Wings of Ebony tells the story of Rue, a Black teen from Houston, who also happens to be half-god. When her mother is shot dead on her doorstep, Rue learns of her absent father’s heritage – and why he’s been forced to stay away. Soon, and against her will, she’s taken to the magically hidden island of Ghazan, where she’s given the gift of magic, but restricted from ever returning to where she grew up, East Row.
But with the anniversary of her mother’s death approaching, Rue can’t help wanting to go back to her old neighbourhood and check up on her little half-sister, Tasha. So, her and her Ghazani friend, Bree, develop the means for her to leave the island undetected… But things quickly spiral out of control when Rue’s forced to save her sister’s life in a near-fatal accident.
And soon Rue learns her two worlds, that of East Row and Ghazan, are not so disconnected after all.
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There were so many things that drew me to this book initially, and I’m not just referring to the gorgeous cover art. A West African-inspired feminist high fantasy series about warrior women? It’s no exaggeration to say The Gilded Ones had one of the best premises I’d ever heard of. And was, of course, one of my most anticipated reads for 2021!
And let me start by saying, that this book did not let me down. In fact, it exceeded my expectations. Pushing the boundaries of my assumptions for YA fantasy, The Gilded Ones went far beyond what I ever could have imagined. It’s rare to find a widely anticipated book that not only meets but surpasses your hopes – but on this front, The Gilded Ones most certainly delivers.
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Lava Red Feather Blue is a modern-day, urban fantasy, queer re-telling of Sleeping Beauty. But unlike in the fairy tale, this story doesn’t end when the princess – or in this case, the prince – awakens. In fact, that’s where the story begins.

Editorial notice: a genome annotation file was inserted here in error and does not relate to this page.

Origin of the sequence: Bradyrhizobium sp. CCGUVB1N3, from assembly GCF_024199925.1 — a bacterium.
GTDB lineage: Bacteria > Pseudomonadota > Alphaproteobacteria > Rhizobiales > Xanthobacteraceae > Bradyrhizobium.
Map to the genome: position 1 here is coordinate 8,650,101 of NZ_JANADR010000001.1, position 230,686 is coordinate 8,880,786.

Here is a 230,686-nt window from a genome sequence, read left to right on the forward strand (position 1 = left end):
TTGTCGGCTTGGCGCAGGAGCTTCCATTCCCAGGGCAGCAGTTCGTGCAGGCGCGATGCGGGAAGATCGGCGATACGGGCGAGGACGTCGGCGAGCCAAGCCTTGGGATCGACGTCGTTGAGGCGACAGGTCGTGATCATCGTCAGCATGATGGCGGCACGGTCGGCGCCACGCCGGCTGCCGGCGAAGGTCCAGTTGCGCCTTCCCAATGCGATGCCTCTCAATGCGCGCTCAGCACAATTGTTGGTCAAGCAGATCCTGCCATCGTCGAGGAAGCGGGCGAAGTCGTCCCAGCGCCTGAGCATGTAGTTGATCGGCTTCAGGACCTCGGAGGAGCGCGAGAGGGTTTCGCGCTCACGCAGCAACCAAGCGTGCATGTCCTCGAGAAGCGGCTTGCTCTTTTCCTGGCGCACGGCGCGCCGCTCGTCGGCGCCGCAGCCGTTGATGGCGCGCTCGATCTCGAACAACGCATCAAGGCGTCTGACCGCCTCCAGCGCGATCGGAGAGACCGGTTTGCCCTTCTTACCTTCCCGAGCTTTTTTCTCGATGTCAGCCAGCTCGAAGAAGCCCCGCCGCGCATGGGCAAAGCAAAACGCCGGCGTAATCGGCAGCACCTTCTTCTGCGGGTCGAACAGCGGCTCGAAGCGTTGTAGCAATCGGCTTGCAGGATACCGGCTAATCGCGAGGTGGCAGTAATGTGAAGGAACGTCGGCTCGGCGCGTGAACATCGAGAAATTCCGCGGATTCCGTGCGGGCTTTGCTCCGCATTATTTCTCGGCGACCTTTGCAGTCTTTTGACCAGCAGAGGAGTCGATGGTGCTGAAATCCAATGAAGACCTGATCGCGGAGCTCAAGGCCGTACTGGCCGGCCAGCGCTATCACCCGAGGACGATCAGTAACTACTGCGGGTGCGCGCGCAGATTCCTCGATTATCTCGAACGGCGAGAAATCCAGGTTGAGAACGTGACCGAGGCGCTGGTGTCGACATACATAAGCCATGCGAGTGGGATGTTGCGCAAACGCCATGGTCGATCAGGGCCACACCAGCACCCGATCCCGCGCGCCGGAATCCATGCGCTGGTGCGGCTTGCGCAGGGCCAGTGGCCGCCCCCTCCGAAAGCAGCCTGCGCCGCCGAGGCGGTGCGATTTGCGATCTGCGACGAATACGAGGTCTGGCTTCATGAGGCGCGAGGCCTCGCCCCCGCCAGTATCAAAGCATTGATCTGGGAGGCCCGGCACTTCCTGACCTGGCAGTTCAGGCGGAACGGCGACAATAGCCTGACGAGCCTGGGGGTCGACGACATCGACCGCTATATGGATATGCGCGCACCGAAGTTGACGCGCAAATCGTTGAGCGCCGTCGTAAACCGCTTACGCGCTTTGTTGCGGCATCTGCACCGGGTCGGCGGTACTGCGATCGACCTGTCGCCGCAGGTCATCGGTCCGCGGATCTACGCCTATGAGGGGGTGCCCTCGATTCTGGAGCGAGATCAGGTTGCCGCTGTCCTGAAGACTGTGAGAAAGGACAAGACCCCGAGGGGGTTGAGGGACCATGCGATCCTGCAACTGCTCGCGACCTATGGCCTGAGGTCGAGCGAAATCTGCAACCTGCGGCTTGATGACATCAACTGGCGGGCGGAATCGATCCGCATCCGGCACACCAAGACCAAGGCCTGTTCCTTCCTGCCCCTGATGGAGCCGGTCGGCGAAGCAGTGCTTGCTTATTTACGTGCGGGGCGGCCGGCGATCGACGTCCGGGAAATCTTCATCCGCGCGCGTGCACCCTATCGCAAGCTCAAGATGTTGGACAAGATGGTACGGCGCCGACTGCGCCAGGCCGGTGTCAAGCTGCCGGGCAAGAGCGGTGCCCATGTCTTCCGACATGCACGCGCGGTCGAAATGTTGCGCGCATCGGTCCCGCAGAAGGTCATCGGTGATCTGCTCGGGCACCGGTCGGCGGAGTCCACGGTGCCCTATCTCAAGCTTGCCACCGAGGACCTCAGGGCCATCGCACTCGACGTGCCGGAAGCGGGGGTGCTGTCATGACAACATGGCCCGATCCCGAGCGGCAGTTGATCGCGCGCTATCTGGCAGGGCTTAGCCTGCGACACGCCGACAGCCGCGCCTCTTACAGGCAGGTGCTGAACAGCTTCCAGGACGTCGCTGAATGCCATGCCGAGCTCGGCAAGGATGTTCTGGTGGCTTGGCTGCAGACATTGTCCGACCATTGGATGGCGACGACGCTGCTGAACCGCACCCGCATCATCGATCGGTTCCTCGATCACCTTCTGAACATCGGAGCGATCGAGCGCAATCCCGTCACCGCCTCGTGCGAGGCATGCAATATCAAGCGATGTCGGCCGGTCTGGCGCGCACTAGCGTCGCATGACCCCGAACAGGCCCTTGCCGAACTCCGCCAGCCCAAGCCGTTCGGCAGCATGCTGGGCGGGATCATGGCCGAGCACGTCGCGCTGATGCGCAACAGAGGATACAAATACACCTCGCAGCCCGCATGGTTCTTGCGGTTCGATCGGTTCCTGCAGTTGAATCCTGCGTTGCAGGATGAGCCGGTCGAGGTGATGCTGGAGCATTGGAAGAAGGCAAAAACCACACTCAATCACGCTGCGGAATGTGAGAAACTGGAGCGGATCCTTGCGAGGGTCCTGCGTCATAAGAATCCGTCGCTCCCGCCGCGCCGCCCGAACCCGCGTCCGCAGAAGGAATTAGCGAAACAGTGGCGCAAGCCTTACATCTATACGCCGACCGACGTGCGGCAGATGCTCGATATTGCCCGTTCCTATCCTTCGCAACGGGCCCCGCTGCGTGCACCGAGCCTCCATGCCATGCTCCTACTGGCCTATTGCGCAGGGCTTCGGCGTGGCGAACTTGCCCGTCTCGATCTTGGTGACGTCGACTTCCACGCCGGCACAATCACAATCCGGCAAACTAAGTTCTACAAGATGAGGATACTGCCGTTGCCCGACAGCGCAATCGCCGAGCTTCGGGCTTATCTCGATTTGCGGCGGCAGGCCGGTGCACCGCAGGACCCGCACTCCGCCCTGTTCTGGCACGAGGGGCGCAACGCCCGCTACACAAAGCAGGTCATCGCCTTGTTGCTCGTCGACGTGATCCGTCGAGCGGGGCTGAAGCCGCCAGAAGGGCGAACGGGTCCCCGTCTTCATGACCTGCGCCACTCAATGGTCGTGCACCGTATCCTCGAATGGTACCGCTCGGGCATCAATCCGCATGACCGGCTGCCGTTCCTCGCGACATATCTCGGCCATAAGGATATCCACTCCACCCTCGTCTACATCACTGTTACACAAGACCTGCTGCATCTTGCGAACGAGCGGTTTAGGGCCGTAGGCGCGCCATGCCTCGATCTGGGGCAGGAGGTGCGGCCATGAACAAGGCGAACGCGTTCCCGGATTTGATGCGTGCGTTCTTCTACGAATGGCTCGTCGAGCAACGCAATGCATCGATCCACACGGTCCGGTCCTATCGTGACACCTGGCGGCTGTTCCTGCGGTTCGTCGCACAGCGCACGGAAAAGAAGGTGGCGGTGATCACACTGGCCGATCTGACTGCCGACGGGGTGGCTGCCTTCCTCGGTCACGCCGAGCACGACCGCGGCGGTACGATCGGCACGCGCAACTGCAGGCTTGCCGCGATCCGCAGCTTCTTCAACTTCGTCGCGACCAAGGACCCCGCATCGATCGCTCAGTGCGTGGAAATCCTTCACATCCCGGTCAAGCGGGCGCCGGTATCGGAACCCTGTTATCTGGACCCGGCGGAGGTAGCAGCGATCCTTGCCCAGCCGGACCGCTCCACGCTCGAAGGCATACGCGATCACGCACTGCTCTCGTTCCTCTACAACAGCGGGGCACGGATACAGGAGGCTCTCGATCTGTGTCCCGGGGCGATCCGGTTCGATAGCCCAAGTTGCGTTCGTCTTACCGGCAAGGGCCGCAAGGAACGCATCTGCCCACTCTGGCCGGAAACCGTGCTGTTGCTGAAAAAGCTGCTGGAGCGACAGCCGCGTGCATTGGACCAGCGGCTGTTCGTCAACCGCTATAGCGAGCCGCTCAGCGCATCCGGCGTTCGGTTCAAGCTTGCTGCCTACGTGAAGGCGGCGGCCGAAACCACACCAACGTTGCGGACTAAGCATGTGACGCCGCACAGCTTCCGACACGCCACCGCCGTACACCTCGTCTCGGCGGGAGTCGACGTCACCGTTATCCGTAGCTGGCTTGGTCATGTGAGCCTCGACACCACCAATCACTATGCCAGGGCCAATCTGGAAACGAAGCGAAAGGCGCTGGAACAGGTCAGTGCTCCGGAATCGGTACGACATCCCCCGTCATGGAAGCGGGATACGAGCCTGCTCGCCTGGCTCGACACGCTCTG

Merrick Highvalley is an endo witch (a witch who can alter only himself), and a descendent of the infamous Rosamund Highvalley, the only witch to ever possess all three magical abilities (endo, exo, and matter); the witch who famously put Prince Larkin into a deep sleep over 200 years ago. But what history books don’t know is that Prince Larkin – hailed as being the most benevolent prince to ever exist after sacrificing himself to help put Ula Kana, a evil fire fae, to rest as well – was entrapped against his will by Rosamund Highvalley herself.
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Hush, a YA dystopian fantasy novel, tells the story of Shae, a 17-year-old girl who lives along with her mother in a small farmhouse outside a poor village. The village itself on the skirts of a barren, wasteland where ink and all forms of reading and writing have been banned due to the ill fate, aptly titled the “Indigo Death,” or more common, simply the “Blot,” that befalls anyone who participates in such activities.
In a world where any form of documentation is prohibited, collective consciousness rules. But because of the constant fear surrounding everyone’s existence – worried that even one small thought or misplaced comment will cause illness to befall them – what is considered “the truth” is often a warped view on reality. And with no documentation to prove as much, people’s opinions are easily swayed.
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Fable lives by five simple rules her father, the infamous pirate captain, Saint told her before abandoning her on Jeval, an island on the edge of the world inhabited by thieving mercenaries.
Following these rules is what helped to keep Fable alive. But when she escapes Jeval with the crew of the Marigold, a small rag-tag group of traders, in search of her father (who has promised to give her what’s owed to her if she can return to him), she finds her world-view may need some adjusting. And going against Saint’s rules – the ones which dutifully kept her alive for so long – might be exactly what she needs to do to survive.
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